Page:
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Help fight breast cancer locally
Health advice
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You may have already read the story on the Coastal Courier’s Sunday front page about the theft of Team Suzie Q’s “blingy bras,” but if you didn’t, please do. The decorated bras were part of a fundraiser for the Susan G. Komen Foundation’s Race for the Cure. We should all give some thought to how we can participate in local preventive-health education programs on breast cancer. Liberty County has participated in other fundraisers for the Komen Foundation and has been fortunate to receive grants from the organization in past years.
Team Suzie Q has taken fundraising to a new level. Not only have members been holding raffles, dinners and specialty sales parties, they’ve also been forming new friendships while walking to get in shape for the big race. Organizers Deidre Howell and Leah Poole have done such a good job mixing health education in with laughter and fundraising events that members really look forward to the group’s weekly activities. If you are interested in joining Team Suzie Q at the April 17 Susan G. Komen Race for the Cure in Savannah, register at http:/
There is a very good reason for the Komen Foundation fundraisers. Breast cancer is the most common type of cancer among women in the United States and is the leading cause of cancer deaths among women ages 40- 59. Unfortunately, nearly 200,000 women will be diagnosed with invasive breast cancer this year and approximately 40,000 women will die from the disease. Around 1,990 new cases of breast cancer are expected to be found in men this year. Yes, men get breast cancer, too, and more than 400 men will die from it in 2010. For every one man diagnosed with breast cancer, there are 100 women diagnosed.
In the United States, white women get breast cancer most often, followed by black women, Asian women and Pacific Islanders, Hispanic women and Native American women. However, black women are most likely to die from breast cancer, followed by white women, Hispanic women, Native American women, Asian women and Pacific Islander women.
Like most other cancers, breast cancer is an uncontrolled growth of cells that has the potential to break through normal breast tissue barriers and spread to other parts of the body. While cancer is always caused by a genetic abnormality (a “mistake” in a person’s genetic material), only 5–10 percent of cancers are inherited from parents. Instead, 90 percent of breast cancers are due to genetic abnormalities that happen as a result of the aging process and life in general. This can include risk factors that occur from lifestyle choices.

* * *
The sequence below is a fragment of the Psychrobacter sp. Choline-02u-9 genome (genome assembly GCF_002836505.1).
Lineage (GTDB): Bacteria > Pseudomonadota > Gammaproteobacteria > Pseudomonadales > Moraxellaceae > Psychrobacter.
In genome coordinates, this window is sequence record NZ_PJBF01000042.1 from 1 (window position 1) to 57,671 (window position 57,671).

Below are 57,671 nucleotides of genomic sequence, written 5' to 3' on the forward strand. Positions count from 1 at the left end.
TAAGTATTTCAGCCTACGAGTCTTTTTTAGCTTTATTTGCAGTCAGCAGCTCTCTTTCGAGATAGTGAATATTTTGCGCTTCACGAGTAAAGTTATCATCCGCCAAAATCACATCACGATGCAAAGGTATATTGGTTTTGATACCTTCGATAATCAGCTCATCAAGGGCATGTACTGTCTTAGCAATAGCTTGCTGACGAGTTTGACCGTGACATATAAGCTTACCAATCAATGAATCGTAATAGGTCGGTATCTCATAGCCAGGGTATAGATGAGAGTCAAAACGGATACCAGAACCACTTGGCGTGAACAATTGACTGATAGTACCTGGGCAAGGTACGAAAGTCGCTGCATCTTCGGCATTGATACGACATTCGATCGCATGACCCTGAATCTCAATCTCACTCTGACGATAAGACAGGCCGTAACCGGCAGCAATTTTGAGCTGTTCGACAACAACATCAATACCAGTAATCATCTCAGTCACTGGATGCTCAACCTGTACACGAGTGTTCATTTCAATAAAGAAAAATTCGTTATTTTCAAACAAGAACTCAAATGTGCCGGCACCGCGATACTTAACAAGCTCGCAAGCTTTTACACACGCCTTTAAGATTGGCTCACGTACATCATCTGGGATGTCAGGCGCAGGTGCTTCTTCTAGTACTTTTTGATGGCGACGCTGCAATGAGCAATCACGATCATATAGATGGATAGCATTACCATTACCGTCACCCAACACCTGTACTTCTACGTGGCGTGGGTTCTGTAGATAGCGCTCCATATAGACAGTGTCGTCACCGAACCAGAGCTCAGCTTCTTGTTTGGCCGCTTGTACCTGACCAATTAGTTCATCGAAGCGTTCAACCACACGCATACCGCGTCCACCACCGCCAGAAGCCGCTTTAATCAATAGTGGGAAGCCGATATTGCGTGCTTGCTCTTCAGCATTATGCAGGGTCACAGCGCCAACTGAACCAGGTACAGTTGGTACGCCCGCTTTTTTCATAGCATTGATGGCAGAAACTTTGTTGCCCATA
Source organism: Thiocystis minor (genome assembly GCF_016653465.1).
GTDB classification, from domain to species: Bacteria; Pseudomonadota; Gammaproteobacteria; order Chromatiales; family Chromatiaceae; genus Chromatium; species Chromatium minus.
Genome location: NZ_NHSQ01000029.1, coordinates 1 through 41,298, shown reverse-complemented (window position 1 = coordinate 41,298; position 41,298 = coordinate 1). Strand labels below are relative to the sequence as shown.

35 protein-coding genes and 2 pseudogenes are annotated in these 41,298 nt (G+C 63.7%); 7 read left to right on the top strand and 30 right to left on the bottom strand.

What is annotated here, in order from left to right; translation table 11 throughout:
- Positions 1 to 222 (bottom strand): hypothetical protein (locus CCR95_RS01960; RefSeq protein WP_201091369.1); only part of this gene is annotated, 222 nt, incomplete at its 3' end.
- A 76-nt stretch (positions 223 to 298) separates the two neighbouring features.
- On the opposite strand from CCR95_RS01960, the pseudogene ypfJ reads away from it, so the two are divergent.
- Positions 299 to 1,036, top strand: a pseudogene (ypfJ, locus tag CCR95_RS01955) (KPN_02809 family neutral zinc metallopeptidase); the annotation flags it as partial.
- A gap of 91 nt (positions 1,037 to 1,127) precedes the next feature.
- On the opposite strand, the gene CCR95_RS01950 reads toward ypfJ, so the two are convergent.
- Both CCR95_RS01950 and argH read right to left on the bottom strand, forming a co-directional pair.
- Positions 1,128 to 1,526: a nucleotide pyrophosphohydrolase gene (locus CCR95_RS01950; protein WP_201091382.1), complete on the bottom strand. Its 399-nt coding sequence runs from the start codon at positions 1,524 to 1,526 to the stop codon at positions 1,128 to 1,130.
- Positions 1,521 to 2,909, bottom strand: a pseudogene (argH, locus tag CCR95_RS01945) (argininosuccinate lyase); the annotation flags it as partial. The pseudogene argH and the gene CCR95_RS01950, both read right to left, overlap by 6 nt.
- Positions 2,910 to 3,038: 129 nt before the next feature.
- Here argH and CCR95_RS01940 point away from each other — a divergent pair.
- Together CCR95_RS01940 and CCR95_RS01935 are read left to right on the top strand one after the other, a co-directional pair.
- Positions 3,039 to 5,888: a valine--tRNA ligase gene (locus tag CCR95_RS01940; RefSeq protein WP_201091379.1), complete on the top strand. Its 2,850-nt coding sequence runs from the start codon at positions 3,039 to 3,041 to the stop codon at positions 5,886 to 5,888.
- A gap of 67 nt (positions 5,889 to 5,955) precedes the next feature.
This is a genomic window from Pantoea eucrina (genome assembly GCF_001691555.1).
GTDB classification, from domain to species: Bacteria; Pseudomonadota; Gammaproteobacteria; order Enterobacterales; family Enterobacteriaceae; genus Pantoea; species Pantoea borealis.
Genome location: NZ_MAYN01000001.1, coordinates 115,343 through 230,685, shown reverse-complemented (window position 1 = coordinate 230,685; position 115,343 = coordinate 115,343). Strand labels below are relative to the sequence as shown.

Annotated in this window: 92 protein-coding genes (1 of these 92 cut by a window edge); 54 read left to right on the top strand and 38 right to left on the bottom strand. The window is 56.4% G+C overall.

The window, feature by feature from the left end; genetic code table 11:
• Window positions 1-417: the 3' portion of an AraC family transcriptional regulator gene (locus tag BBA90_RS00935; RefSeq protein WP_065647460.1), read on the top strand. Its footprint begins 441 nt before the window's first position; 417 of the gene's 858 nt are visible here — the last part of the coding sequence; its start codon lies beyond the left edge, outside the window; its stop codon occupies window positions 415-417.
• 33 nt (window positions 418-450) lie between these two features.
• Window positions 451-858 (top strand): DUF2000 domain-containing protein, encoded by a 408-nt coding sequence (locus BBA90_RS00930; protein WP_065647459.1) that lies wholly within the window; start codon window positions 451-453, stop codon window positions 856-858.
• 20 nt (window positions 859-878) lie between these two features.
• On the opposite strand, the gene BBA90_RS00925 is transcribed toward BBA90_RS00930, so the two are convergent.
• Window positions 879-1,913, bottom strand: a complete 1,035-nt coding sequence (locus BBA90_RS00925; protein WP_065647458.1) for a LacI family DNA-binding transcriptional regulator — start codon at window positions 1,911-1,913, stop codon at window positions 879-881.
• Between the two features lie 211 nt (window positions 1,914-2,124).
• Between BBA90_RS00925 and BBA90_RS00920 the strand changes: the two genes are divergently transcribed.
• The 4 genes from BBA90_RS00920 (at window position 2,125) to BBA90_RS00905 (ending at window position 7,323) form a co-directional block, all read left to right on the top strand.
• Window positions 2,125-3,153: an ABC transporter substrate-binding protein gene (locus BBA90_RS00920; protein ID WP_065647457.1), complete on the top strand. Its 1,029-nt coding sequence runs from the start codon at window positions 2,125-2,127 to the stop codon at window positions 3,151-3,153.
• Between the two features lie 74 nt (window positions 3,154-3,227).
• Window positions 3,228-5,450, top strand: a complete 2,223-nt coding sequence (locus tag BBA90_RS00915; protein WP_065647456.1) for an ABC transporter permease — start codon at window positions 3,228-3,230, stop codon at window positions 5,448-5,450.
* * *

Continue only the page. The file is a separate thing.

Breast cancer takes years to develop. Most of the time, it causes no symptoms in the beginning. When detected in the localized stage, before it spreads to lymph nodes, the five-year survival rate for breast cancer is 98 percent. If the cancer has spread regionally to underarm lymph nodes, the rate drops to 81 percent. And if the abnormal growth has spread to other organs such as the lungs, bone marrow, liver or brain, the five-year survival rate is 26 percent.
In addition to yearly physician, clinical and monthly self-examinations, mammograms (x-ray examinations of the breast) are used as preventative health measures. The goal of screening mammography is to detect cancer when it is still too small to be felt by a woman or her physician. Early detection of small breast cancers by screening mammography greatly improves chances for successful treatment. Early detection is crucial for a cure since there is currently no known way to prevent or eradicate breast cancer.
Possible signs of breast cancer include:
• an immobile lump in the breast or under the arm
• new pain in one spot that doesn’t go away or tenderness, discomfort or a “pulling sensation”
• breast skin is dimpled or puckered
• discharge from the nipple that starts suddenly
• change in the shape or size of the breast or swelling of the skin that covers it with warmth, redness or darkening
• breast tissue may feel thicker, even though there is no lump pain or redness of the skin
• sore or retracted nipple
• sores on the nipples or breast that do not clear up after two weeks of treatment. It is also important to tell a doctor about scaly skin on the nipple and any change in breast veins.
A risk factor is anything that increases a person’s chance of getting a disease. But identifying one or many factors doesn’t mean a person will get the disease. Some women who develop breast cancer had no known risk factors. Approximately 70 to 80 percent of women with breast cancer have none of the known risk factors. So, the only true line of defense is to learn how to give yourself monthly breast self-exams and visit your gynecologist annually.
For additional information on breast cancer or the “Race for the Cure,” go to And don’t forget to find out how you can participate in local Team Suzie Q activities. You’ll be so glad you did.

Ratcliffe is a consultant to the Coastal Health District. You can call her at 876-6399.
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